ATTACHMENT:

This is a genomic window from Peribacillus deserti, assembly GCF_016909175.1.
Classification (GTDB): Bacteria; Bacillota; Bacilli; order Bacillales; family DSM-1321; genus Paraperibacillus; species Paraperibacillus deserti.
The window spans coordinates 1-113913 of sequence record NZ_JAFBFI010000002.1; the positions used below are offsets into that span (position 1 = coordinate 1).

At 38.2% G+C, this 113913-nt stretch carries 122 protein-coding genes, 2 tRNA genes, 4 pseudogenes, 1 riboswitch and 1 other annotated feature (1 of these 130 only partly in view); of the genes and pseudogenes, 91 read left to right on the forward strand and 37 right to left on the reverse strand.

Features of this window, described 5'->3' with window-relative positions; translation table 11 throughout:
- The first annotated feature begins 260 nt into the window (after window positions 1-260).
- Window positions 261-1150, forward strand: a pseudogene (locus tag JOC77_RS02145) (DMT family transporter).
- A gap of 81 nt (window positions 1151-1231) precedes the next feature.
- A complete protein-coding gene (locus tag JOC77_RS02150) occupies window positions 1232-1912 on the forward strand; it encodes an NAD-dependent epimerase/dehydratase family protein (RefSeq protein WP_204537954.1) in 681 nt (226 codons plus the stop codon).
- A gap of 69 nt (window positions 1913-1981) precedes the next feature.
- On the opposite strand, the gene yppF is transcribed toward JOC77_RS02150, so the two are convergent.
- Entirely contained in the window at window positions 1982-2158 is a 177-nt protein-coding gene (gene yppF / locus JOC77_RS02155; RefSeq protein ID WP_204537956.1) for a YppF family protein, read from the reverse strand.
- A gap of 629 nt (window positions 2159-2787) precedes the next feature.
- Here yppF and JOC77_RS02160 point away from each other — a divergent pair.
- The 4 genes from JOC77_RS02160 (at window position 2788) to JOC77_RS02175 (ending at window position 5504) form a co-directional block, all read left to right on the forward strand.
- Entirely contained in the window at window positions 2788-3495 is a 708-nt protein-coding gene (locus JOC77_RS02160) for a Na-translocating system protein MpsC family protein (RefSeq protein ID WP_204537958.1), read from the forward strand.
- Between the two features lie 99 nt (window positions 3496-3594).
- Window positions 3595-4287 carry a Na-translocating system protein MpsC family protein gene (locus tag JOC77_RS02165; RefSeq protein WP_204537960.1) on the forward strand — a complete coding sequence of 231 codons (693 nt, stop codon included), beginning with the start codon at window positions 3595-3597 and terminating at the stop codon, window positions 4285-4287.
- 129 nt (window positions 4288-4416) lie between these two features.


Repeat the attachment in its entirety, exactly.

This is a genomic window from Peribacillus deserti, assembly GCF_016909175.1.
Classification (GTDB): Bacteria; Bacillota; Bacilli; order Bacillales; family DSM-1321; genus Paraperibacillus; species Paraperibacillus deserti.
The window spans coordinates 1-113913 of sequence record NZ_JAFBFI010000002.1; the positions used below are offsets into that span (position 1 = coordinate 1).

At 38.2% G+C, this 113913-nt stretch carries 122 protein-coding genes, 2 tRNA genes, 4 pseudogenes, 1 riboswitch and 1 other annotated feature (1 of these 130 only partly in view); of the genes and pseudogenes, 91 read left to right on the forward strand and 37 right to left on the reverse strand.

Features of this window, described 5'->3' with window-relative positions; translation table 11 throughout:
- The first annotated feature begins 260 nt into the window (after window positions 1-260).
- Window positions 261-1150, forward strand: a pseudogene (locus tag JOC77_RS02145) (DMT family transporter).
- A gap of 81 nt (window positions 1151-1231) precedes the next feature.
- A complete protein-coding gene (locus tag JOC77_RS02150) occupies window positions 1232-1912 on the forward strand; it encodes an NAD-dependent epimerase/dehydratase family protein (RefSeq protein WP_204537954.1) in 681 nt (226 codons plus the stop codon).
- A gap of 69 nt (window positions 1913-1981) precedes the next feature.
- On the opposite strand, the gene yppF is transcribed toward JOC77_RS02150, so the two are convergent.
- Entirely contained in the window at window positions 1982-2158 is a 177-nt protein-coding gene (gene yppF / locus JOC77_RS02155; RefSeq protein ID WP_204537956.1) for a YppF family protein, read from the reverse strand.
- A gap of 629 nt (window positions 2159-2787) precedes the next feature.
- Here yppF and JOC77_RS02160 point away from each other — a divergent pair.
- The 4 genes from JOC77_RS02160 (at window position 2788) to JOC77_RS02175 (ending at window position 5504) form a co-directional block, all read left to right on the forward strand.
- Entirely contained in the window at window positions 2788-3495 is a 708-nt protein-coding gene (locus JOC77_RS02160) for a Na-translocating system protein MpsC family protein (RefSeq protein ID WP_204537958.1), read from the forward strand.
- Between the two features lie 99 nt (window positions 3496-3594).
- Window positions 3595-4287 carry a Na-translocating system protein MpsC family protein gene (locus tag JOC77_RS02165; RefSeq protein WP_204537960.1) on the forward strand — a complete coding sequence of 231 codons (693 nt, stop codon included), beginning with the start codon at window positions 3595-3597 and terminating at the stop codon, window positions 4285-4287.
- 129 nt (window positions 4288-4416) lie between these two features.